Wednesday, January 12, 2011

The contradictions of Region XII

We've had a good wander around town and seen the extent of the "gas strike". Other than hostals, the only thing open is a pharmacy, a net café and of course  the petrol station (for reasons I will get to). All outdoor shops, grocers, launderettes, bike shops, restaurants and bars are closed. Which is a bummer when we'd hoped to spend the day cleaning clothes, stocking up on supplies, and generally renourishing ourselves.

The mode of protest involves groups of flag-waving vehicles patrolling the streets with horns blaring, and presumably enforcing the town-wide strike. Unfortunately the one guy in our place with good English is not in today either, so we've found what we can from the internet. 

And this is where it gets interesting. The issue is about the reduction in state subsidy for domestic fuel in the southern region, building on a general tension between south and main part of Chile with some vague tones of independence thrown in. But the specifics are a reduction in gas subsidy from 80% to 60%. To an outsider that sounds like from almost free to still a pretty good deal. The locals feel however that as the Magellan region has gas reserves, gas should be and continue to be virtually free here.

It's hard to imagine every single shop, travel agent, bank and even post office in town feels so very strongly on this, so you start to get the impression there is more purpose to the horn-blaring cars than just creating noise. And of course, they need petrol themselves to keep driving their 2 tonne pickups around the town all day.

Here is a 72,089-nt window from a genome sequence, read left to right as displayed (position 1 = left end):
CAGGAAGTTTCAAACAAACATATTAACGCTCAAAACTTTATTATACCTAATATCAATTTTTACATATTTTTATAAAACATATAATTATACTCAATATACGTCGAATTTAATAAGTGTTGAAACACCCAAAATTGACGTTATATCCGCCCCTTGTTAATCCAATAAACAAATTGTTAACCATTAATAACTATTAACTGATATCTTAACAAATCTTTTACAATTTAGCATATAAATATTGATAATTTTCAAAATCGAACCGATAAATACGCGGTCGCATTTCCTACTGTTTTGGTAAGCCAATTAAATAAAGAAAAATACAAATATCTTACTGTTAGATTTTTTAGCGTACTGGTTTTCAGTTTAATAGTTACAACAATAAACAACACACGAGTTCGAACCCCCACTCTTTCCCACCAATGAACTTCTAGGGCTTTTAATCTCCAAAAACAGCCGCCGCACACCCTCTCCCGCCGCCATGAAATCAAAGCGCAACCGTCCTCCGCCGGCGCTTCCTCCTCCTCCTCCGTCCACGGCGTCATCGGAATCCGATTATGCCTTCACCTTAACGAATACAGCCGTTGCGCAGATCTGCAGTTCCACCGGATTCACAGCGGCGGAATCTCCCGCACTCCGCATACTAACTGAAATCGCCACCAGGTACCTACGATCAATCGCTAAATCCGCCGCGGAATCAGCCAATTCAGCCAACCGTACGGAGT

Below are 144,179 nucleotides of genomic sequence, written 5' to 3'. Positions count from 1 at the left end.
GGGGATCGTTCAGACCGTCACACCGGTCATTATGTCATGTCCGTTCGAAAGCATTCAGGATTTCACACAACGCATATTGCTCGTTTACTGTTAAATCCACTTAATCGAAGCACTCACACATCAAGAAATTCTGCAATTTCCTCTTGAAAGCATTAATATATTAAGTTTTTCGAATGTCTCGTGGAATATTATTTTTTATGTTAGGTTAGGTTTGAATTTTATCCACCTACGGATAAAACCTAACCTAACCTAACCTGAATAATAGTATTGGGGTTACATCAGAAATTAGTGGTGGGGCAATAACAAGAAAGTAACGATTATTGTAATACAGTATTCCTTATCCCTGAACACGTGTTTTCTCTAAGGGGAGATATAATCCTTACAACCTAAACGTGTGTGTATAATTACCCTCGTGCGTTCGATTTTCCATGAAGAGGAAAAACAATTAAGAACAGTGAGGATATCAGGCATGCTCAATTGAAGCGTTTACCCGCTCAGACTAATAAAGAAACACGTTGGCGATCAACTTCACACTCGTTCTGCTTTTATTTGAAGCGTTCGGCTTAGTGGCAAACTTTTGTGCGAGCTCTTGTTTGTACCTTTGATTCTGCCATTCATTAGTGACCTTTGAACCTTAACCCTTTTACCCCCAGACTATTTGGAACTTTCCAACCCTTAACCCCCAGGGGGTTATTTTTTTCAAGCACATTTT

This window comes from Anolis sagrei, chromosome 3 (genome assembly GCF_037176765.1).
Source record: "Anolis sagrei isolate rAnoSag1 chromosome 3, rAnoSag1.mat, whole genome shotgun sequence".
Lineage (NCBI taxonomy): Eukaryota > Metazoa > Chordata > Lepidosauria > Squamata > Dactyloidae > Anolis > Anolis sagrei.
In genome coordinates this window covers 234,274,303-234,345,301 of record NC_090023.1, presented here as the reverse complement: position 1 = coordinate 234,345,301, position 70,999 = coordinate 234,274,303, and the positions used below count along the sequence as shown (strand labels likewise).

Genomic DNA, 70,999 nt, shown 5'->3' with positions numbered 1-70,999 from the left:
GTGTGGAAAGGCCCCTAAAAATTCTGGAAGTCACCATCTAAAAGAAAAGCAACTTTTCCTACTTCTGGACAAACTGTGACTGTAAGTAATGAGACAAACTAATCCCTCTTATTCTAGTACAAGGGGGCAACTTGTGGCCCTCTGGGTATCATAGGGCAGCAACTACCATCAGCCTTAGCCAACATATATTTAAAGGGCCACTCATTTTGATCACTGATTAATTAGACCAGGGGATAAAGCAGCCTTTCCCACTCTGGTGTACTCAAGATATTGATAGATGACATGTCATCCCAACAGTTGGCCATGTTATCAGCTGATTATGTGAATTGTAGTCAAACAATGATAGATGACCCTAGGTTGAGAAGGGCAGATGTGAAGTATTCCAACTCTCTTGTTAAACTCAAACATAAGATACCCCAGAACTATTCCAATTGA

And so on the face of it this is a town now entirely centered on a tourist industry that depends on the area of outstanding natural beauty to the north - Las Torres del Paines. But yet everyone of these bohemian / outdoorsy / organic eco establishments has its sign or bin liner up supporting the cause for free fuel, at least superficially. This is unlike any other outward bound tourist town I've seen that at least displays a veneer of wanting to attract the "green" dollar. Perhaps veneer is just it.

There's no doubt free fuel influences habits and infrastructure to a deep level. I'm sat writing this next to a fierce gas fire sat in the corridor of our hostal, under a skylight of thin corrugated plastic and thin wooden walls. In an town where almost everyone wears fleeces and gortex jackets just walking from closed shop to closed shop. It all seems so odd to us, coming straight from "frozen Britain" the temperature - around 13°C is pleasant, and we had to request both here and our hostal in Rio Gallegos that they not light the heater in our room - rather surprised they would be so keen to burn fuel for our minimalist room rate. (Presumably there's a similar subsidy over the border).

Hopefully shops will reopen tomorrow and we can restock and head on towards the park. Only the roads to the park are blockaded against buses and tourist traffic! Have to see what they make of a tandem.

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